Open fire ban for northeast B.C. in effect Friday

A Category 2 open fire ban for northeast B.C. takes effect Friday at noon.

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A pile of sticks and branches burning.
A pile burn. (BC Wildfire Service, Website)

FORT ST. JOHN, B.C. — A Category 2 open fire ban for northeast B.C. takes effect Friday at noon.

The Prince George Fire Centre says the ban will remain in place until noon on June 2nd or until the order is rescinded.

After multiple wildfires sparked in the region this week, many residents were concerned that a fire ban was not yet implemented. The fire centre says since the prohibition is considered law, a process has to be conducted to issue a ban that is not immediate.

According to the fire centre, the ban is due to the high grass fire hazard and increased incidence of human-caused wildfires associated with Category 2 burning. Most of the wildfires over the past week in the Peace region are believed to be human-caused.

Category 2 fires refer to fires in a pile exceeding two metres in height and three metres in width and stubble or grass over an area that doesn’t exceed 0.2 hectares.

The prohibition does not apply to campfires that are a half-metre high by a half-metre wide (or smaller), cooking stoves that use gas, propane or briquettes, or registered Category 3 burns.

According to the centre, the following activities and use of the following equipment, materials and substances also remain prohibited:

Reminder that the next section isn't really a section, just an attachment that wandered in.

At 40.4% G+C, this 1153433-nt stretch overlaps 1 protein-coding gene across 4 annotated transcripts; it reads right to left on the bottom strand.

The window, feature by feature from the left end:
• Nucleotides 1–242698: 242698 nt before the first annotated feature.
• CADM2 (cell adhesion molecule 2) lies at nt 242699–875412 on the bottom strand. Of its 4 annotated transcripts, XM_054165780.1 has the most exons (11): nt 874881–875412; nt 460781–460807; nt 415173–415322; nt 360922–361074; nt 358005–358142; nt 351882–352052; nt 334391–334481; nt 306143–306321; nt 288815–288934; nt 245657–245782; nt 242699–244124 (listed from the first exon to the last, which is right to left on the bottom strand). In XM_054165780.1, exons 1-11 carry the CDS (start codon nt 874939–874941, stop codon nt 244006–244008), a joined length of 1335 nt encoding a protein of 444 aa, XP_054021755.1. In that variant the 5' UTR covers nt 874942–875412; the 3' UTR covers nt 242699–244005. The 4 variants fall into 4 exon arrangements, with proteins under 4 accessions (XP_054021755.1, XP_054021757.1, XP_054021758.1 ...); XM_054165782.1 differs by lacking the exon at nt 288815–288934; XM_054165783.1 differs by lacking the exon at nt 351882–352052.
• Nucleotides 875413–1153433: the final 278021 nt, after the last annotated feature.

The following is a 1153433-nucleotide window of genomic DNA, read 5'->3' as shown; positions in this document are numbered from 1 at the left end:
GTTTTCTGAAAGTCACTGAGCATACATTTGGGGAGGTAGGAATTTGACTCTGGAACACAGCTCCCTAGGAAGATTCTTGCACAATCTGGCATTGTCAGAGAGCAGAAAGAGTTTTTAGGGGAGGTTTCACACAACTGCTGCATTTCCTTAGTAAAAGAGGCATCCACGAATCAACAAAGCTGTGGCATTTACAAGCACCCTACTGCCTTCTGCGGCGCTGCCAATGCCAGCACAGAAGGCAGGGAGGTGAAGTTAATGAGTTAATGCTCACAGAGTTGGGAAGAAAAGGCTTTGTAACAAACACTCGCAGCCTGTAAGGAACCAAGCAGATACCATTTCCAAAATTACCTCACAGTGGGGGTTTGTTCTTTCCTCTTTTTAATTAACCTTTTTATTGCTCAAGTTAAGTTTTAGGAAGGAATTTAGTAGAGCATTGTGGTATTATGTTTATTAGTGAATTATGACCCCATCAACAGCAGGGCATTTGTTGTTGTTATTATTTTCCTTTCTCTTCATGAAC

• Category 2 open fires
  • Fireworks
  • Sky Lanterns
  • Burn Barrels or Burn Cages of any size or description
  • Binary exploding targets
  • Air Curtain Burners

The fire danger rating in Fort St. John is “high,” according to the province. This means “forest fuels are very dry, and the fire risk is serious. In northeast B.C., the fire danger rating ranges from “low” to “high, with the majority of the region being listed as “moderate.”

Prohibitions apply to all public and private lands unless otherwise specified, such as a local government bylaw.

Anyone conducting open burns during a ban could face a $1,150 ticket, may be required to pay an administrative penalty of up to $10,000, or, if convicted in court, fined up to $100,000 and sentenced to a year in jail. If the contravention causes or contributes to a wildfire, the person responsible may be ordered to pay all firefighting and associated costs.

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